Smoking Your Meat – Is it Harmful for Your Health?
Smoking meat keeps it tender and flavourful. Smoked meat is a favourite and a staple in many get-togethers. It is safe to eat smoked meats but like most things, it should be consumed in moderation. Frequent consumption of smoked meat poses health risks, although some believe that it is the smoking process that contribute to the risk rather than the meat itself. Consider these factors to help you decide whether you want to eat smoked meats.
- Smoking cooks meat very slowly, using a covered grill or a smoker. Smoking can preserve meats, allowing them to be stored at room temperature. Cold smoking cooks the meat using lower temperature and the process could take several days. Cold smoking is not advisable for fish, as some parasites in fish cannot be destroyed without exposing them to high temperatures.
- High level of sodium used in preparing the meat is one of the factors that make eating smoked meat risky. High sodium intake can lead to heart disease and high blood pressure. Meat naturally contains sodium. Meat rubs, where salt is the main ingredient increases the amount of salt in the food to be smoked. The average daily intake of sodium should be below 2.300 mg. According to research report of the Harvard Family Health Guide, the likelihood of developing type 2 diabetes increases when smoked meats are consumed versus eating fresh red meat.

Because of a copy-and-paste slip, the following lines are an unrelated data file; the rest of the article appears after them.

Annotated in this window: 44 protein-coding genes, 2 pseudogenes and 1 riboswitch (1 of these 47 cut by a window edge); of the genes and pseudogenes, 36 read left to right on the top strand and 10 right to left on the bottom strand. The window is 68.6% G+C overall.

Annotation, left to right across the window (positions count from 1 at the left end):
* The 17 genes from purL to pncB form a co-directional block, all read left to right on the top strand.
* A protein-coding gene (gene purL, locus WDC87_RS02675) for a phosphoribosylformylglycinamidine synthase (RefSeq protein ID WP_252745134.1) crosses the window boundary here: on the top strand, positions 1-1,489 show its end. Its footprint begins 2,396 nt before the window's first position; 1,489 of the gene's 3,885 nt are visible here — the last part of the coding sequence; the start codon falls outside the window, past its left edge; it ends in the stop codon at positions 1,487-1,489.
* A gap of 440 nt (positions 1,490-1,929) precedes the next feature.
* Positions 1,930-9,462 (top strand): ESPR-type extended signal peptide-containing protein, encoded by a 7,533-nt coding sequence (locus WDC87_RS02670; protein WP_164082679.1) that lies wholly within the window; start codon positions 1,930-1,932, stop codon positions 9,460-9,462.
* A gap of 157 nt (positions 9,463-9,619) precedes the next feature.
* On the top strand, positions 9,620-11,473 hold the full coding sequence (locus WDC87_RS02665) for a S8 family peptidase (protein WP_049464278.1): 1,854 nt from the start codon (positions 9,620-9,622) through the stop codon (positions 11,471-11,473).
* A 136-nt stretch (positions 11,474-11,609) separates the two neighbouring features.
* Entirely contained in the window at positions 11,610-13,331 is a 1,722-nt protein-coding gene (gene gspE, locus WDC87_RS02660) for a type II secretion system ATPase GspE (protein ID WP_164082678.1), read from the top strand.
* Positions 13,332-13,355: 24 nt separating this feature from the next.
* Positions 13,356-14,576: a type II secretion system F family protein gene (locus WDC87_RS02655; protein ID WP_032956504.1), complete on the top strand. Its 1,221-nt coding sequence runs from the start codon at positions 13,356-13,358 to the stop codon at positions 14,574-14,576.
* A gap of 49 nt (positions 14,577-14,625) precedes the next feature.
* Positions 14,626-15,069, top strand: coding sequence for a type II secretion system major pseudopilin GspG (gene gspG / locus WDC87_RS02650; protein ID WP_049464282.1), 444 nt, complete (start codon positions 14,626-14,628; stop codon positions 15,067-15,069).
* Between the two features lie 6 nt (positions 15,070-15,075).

- Meat is a good source of minerals like iron and is protein-rich as well. Beef and pork contain more fat that lean meats such as fish, chicken breast, turkey, venison or buffalo. There are fish species that are rich in omega-3 fatty acids, which is good for cardiovascular health and the nervous system. Consuming smoked meats in moderation should not pose much of a health risk. Moreover, smoking allows fat to drip off the meat, which greatly reduces its fat content.
- Generally, according to researchers, smoking meats lead to the production of carcinogens. An increase in carcinogen content is attributed to overheated smoker or griller. It is said that smoking meats at home produces more carcinogens compared to those prepared industrially. This could be attributed to the specific temperature controls maintained by manufacturers. Illness and chemical contamination when using makeshift smokers increase the health risk when smoking meats. The of overheating is greatly lessened if you are using a quality smoker because according to Masterbuilt Smoker reviews, these types have an auto-shutdown mechanism that activates when there is too much heat inside the smoker.
- Smoking meat produces many by-products that are toxic. Wood smoke produces toxic substances like benzopyrenes. Nitrates and nitrites that are by-products of curing agents, are carcinogenic. Grilling or smoking meat over an open flame at high temperatures lead to the formation of heterocyclic amines and polycyclic aromatic hydrocarbons.
- Eating smoked meat increases the risk of developing pancreatic, prostate and colorectal cancers. It also increases the risk of developing stomach infections from bacterial contamination like E.coli, causing stomach pain and diarrhoea and Listeria monocytogenes. The latter triggers stomach pains, headache and fever.
Recognise the fact that smoking meat can expose you to many health risks. However, it does not mean that you have to avoid eating smoked meat at all. Do it occasionally and if you smoke meat at home, ensure that you follow proper meat preparation. Thaw and marinate your meat inside the refrigerator. Maintain smoking temperature between 225 and 300 °F (107.2 and 148.9 °C).
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